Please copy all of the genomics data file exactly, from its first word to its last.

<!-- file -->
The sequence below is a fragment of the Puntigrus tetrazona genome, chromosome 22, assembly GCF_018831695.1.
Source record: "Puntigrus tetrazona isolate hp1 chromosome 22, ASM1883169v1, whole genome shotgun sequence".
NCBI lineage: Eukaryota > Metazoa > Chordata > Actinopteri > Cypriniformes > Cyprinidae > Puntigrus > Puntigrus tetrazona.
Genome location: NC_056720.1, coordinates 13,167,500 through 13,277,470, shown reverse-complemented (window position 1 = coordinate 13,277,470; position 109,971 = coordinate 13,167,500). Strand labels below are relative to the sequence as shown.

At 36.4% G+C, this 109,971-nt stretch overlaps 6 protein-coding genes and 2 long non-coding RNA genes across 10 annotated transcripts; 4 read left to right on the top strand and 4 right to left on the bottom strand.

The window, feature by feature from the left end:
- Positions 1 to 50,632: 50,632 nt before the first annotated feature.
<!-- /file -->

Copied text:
The sequence below is a fragment of the Puntigrus tetrazona genome, chromosome 22, assembly GCF_018831695.1.
Source record: "Puntigrus tetrazona isolate hp1 chromosome 22, ASM1883169v1, whole genome shotgun sequence".
NCBI lineage: Eukaryota > Metazoa > Chordata > Actinopteri > Cypriniformes > Cyprinidae > Puntigrus > Puntigrus tetrazona.
Genome location: NC_056720.1, coordinates 13,167,500 through 13,277,470, shown reverse-complemented (window position 1 = coordinate 13,277,470; position 109,971 = coordinate 13,167,500). Strand labels below are relative to the sequence as shown.

At 36.4% G+C, this 109,971-nt stretch overlaps 6 protein-coding genes and 2 long non-coding RNA genes across 10 annotated transcripts; 4 read left to right on the top strand and 4 right to left on the bottom strand.

The window, feature by feature from the left end:
- Positions 1 to 50,632: 50,632 nt before the first annotated feature.